The difficulty in reviewing the highly enjoyable Jackass 3D was that the antics of the good people at Dickhouse Productions actually defy criticism, whether positive or negative. As TV to movie translations go, it‘s literally a longer episode of the series on the big screen.
Jackass 3D is also arguably the only film to date which has benefited from Real-D 3D. If it were a bog-standard third instalment, would any of us but the most diehard fans have thought of it as a must-see in the cinema? 3D is a fairground attraction, and nobody has exploited that better than that movie did.
With the release of Jackass 3.5 straight to DVD, the process of reviewing is a little more clear cut. It’s to the credit of the producers that this doesn’t come off as a B-roll cash grab release, but it’s still a presentation of deleted scenes, along with interview footage shot in London during the third film’s press tour. In 2D.
The usual array of snort-inducing and gigglesome stunts featuring Johnny Knoxville, Steve-O, Bam Margera et al are present and correct, but luckily, there were two more things that made Jackass 3D such an enjoyable guilty pleasure in cinemas.
The 3D might not be available on this DVD, but the process of shooting with it made the filmmakers really push the boundaries with their cinematography. Not in the way that James Cameron keeps insisting that 3D makes directors think about depth, like they didn’t anyway, but as compared to everything the Jackass guys have done before. I didn’t even realise how far they’d come along until I watched Jackass: The Beginning, a short retrospective documentary included in the disc’s extras.
From their origins, shooting in a skate video style, to Jackass 3D‘s brilliant use of the slow-motion Phantom cameras, which were also memorably deployed in the opening of Zombieland, we can see just how well this crew have learned to shoot all of the nut shots and the accidents and the gruesome, sick-making stunts.
The other thing that made the third film so enjoyable was a subversion of the moral we learned from Monsters Inc. The creatures of Monstropolis learned that there’s much less power in upsetting someone and making them frightened than there is in making them laugh.
For Knoxville and co, I found the opposite was true, and that the genuine fear for their own safety that these guys had developed over the years was a lot funnier than their guffaws and hilarity in previous instalments.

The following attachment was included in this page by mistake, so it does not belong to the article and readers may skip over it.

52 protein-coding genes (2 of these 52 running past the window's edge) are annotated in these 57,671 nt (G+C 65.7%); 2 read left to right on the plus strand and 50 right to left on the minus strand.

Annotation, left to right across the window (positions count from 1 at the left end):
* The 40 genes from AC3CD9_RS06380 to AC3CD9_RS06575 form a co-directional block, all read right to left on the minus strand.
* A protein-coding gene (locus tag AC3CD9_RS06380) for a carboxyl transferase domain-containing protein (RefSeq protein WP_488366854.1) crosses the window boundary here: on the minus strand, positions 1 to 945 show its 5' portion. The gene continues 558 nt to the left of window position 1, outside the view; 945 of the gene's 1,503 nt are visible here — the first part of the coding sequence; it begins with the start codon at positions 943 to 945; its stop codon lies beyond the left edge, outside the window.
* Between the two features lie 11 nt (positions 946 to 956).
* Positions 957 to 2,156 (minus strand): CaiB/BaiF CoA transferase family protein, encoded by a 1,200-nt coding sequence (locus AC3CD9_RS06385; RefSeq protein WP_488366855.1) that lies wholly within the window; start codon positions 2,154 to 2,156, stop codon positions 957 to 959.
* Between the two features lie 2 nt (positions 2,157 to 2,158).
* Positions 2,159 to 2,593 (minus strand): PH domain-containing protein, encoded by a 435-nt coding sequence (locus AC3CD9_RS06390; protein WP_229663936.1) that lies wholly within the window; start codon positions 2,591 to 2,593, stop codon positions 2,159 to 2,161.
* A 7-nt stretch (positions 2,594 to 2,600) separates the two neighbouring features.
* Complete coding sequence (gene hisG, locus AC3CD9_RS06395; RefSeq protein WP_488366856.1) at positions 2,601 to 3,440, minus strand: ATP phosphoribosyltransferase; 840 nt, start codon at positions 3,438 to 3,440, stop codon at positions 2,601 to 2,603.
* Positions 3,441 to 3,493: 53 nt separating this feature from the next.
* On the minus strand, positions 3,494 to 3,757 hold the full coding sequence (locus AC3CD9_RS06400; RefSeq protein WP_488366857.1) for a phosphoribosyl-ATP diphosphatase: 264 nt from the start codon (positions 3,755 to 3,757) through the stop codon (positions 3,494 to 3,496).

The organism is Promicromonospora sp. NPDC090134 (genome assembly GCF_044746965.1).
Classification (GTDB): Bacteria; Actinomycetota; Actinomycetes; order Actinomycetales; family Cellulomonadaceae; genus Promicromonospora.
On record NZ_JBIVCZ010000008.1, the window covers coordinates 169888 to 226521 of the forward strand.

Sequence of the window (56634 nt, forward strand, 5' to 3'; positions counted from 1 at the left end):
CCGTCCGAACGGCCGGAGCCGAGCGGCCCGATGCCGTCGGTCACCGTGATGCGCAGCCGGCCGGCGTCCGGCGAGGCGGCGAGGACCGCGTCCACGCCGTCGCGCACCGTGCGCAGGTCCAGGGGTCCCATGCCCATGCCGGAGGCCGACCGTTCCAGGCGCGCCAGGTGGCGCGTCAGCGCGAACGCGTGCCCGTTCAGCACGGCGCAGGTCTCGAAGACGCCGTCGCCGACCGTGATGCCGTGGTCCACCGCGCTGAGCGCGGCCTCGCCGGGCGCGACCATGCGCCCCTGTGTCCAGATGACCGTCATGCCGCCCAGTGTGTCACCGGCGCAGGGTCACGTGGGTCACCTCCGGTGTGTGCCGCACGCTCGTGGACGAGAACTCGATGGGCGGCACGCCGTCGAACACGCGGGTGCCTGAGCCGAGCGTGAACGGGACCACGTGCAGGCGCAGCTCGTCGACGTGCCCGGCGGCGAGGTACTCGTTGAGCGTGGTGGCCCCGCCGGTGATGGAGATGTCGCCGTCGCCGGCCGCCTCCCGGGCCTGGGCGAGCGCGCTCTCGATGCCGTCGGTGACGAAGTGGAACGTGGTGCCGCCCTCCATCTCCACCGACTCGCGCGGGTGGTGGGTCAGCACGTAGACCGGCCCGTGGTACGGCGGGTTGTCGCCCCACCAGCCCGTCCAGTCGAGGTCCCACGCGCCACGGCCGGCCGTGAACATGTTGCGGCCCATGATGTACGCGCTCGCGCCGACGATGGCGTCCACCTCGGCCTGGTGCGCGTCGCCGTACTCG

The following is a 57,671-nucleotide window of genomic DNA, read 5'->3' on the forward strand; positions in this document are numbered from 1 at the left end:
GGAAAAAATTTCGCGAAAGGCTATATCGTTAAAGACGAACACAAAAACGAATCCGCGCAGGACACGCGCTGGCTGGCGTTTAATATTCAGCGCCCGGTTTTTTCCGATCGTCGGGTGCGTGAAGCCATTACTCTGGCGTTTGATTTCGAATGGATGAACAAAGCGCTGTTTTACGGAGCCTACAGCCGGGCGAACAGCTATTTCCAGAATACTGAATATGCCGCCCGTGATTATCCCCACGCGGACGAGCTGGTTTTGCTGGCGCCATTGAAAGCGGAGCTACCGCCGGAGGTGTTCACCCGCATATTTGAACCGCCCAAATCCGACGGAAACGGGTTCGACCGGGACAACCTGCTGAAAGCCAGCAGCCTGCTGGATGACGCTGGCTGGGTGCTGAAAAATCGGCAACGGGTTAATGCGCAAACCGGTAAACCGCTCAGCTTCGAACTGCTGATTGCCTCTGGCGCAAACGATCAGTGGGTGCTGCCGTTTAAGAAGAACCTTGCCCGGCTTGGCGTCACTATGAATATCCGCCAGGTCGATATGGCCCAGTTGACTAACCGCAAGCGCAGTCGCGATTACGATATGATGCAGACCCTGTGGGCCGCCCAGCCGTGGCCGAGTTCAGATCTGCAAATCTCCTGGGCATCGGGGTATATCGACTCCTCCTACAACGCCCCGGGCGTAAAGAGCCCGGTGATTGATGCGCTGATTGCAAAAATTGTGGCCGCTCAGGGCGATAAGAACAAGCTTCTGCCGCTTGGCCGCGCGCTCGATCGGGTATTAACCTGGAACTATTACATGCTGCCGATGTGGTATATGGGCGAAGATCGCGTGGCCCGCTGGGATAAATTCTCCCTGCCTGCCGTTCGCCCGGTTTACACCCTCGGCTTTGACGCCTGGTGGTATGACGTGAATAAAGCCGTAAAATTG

I’d have liked to see more of that in 3.5‘s scenes, but some of these unused stunts are edited right down to the punchline. The interjection of interview footage breaks up the flow even more than previously, when we were watching random skits connected together by a dip to black.
The mix of unused footage and interviews about the film almost lend a ‘making-of’ feel to the whole endeavour, like Hearts Of Darkness with bodily fluid jokes. Watching the movie itself, I couldn’t help but feel that it was an escaped featurette from a Jackass 3D Blu-ray.
The film’s not without its highlights, though. Fans will enjoy the account of how Knoxville finally fell victim to an onset prank, and only realised it, in front of everyone, at the cast and crew screening of the third film. And I laughed like a drain at the montage of precision nut shots, right before feeling ashamed that my sense of humour was propelled back to ‘man getting hit by football’level.
On the other hand, even if I can’t imagine anyone but Jackass completists forking out the full RRP for it, it’s worth noting that it’s still a ninety minute feature-length piece, and that the extras bolster the disc in a big way.
It does seem contradictory that the disc includes deleted scenes and outtakes. Technically, it’s a whole film of deleted scenes, and so the separate scenes serve only to flesh out some of the stunts in 3.5 from their edited down format. Plus, I’d believe that someone getting hurt while shooting was an outtake on virtually any other DVD than this one. It’s sort of par for the course.
As far as I’m aware, Jackass 4 is not forthcoming, and the aforementioned Jackass: The Beginning has cast and crew reflecting upon the origins of the MTV series and some of their favourite stunts and pranks.
Executive producer, Spike Jonze, nails the ethos of the series in one when he recalls how they’d just put anything on air that they thought was funny, including a laborious close-up on a spring door-stopper being twanged.
The other featurette on the disc follows the cast and crew on their European tour, and between this and the nostalgia of The Beginning, Jackass 3.5 follows on from the victory lap feel of Jackass 3D‘s closing credits.
It might take a completist’s view to fully appreciate it, but there are enough solid laughs spread throughout to make it worth a watch for anyone who enjoys the space that Jackass inhabits, somewhere between what certain tabloids would call ‘sick filth’ and a modern answer to the silent comedy maestros of old Hollywood.
Jackass 3.5 is out now and available from the Den Of Geek Store.